For Moh Bah and Kilo Jalloh, their achievements have been huge in such a small amount of time. First, starting a management company titled 2k Management, and helping the likes of J Hus reach stardom, Jae5 become the producer everyone wants to work with, and Young T & Bugsey become viral hitmakers.
As the 2k Management operation grew, it become more than just a day-to-day operation outfit. They became to give a helping hand to other areas of the artist’s development. This helped birth the creation of 5K records. Moe, Kilo, and long-time collaborator JAE5 established their new label in 2020, and since it has birthed new artists, and global hits with the likes of ‘People’ by Libianca.
Fresh of the release of J Hus’ new hit album ‘Beautiful And Brutal Yard’. Clash spoke with Moe and Kilo.
First off, I wanted to say congrats on the success with J Hus. No. 1 in the album charts. Has it been a pretty busy few weeks for you both?
Moe: Thank you. For sure, it’s been a crazy couple of weeks. Just the leadup as well has definitely been more work. The last Hus album (‘Big Conspiracy’) had literally no marketing or videos. This time it’s different.
Kilo: We’re just glad the album is out for people to enjoy now, it’s been a long time in the making. We’ve been sitting on some of that music for a while.
I saw some videos of your 2k party as well, it looked like quite the night.
Moe: It’s something we’ve run every year, well for the last couple of years. It was really good to see all the artists turn up. Hus performed and we have a load of celebrities there to celebrate.
How has the transition been from 2k management, into also creating the 5k record label?
Moe: It was definitely a big transition for us, there’s been some mistakes along the way. What you can promise and give to artists as a manager and those expectations are different when you’re running a record label. So at the start, we were definitely overcompensating and making more work for ourselves.
Kilo: There were some big-budget music videos at the start with artists who had a big vision for a song, and we would just go along and believe in that too. But we’re a few years into it now and it feels like we’re taking it in our stride.
Is it tough making the decision about which artists to invest in?
Moe: Yeah, but that’s why it’s great that there are three of us to bounce ideas with. You can get too excited about an artist and want to spend a load of money, but it’s something we are checking with each other. We learned this over the first couple of years as well.
You had huge success with the Libianca song ‘People’ last year. How do you go about marketing a track that becomes such a global hit?
Kilo: We put the song out in the clubs and shisha bars around Ghana and Nigeria to get a feel. Then it just spread and we saw it was getting big in the likes of India and Indonesia. It was crazy.
The track came out properly at the end of last year when the world cup was on. It was making sure we got it to the right influencers in each country whether their football team won or lost. They were making content around the song. Then we would use some paid advertising to boost it so the right people were seeing it.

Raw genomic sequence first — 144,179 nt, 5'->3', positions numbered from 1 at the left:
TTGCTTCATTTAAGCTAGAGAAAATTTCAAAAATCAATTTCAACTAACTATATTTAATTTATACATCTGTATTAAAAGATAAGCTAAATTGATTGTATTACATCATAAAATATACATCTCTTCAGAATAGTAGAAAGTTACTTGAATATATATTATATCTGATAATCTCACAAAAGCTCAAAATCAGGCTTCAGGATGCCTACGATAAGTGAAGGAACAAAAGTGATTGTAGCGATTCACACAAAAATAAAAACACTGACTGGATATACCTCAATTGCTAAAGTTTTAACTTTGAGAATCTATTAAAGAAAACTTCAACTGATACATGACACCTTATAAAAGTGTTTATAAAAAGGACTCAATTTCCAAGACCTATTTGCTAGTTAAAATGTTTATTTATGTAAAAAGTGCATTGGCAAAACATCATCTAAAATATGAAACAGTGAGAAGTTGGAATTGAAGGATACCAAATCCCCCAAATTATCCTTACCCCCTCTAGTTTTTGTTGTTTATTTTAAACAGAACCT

Moe: Even throughout this process of seeing how big the record got, we were learning about the likes of being in the ‘Genius’ charts for lyrics. There are so many factors that can help a track become a success.
Also, it’s about the artist, and Libianca was putting in the work and posting content using the song so much. We almost were going to tell her to slow down at one point. She was great to work with throughout the campaign.
Also just a shout out to the whole team at 5k, it was during the Christmas period which is obviously a busy time for everyone anyway, so we’re just glad for the work everyone collectively put in.
You also have the artist King Promise, who has been getting more accolades in his home country.
Moe: His new track ‘Terminator’ is performing really well. He’s one of the biggest artists in Ghana, but we’re trying to build him out in new areas such as the UK. Obviously how you approach a track will change and there can be differences in opinions on how to approach it.
But the main thing is, we all have the same goal and we’re working towards this. He’s a super-talented artist.
Also, you have Zakhar who I think shows a lot of versatility and a great voice.
Kilo: He’s got a great voice and there’s definitely versatility. But with this, we’re just trying to figure out what style works for the artist. He’s testing a lot of styles out that work for him now, it’s just about finding his feet. Zakhar is still young so it will come with age too. We can give them all the tools, but it’s down to the artist to deliver.
It’s also about the artist believing in themselves and their sound. Even with Hus, it got to a point where he just needed to do his own thing, and not listen to what everyone else thought he should do on a track.
Do you ensure to maintain a good relationship with the artists on your label?
Moe: There’s a certain way that music labels can be perceived, and there’s a history of artists being mistreated by labels. Because of this, a lot of artists are choosing to go independent, but we want to show that we’re honest with our artists and will make sure they’re informed of our decisions. It’s about being transparent with all our artists.
Words: Joe Hale // @joesquestions
Photo Credit: Richard Kattah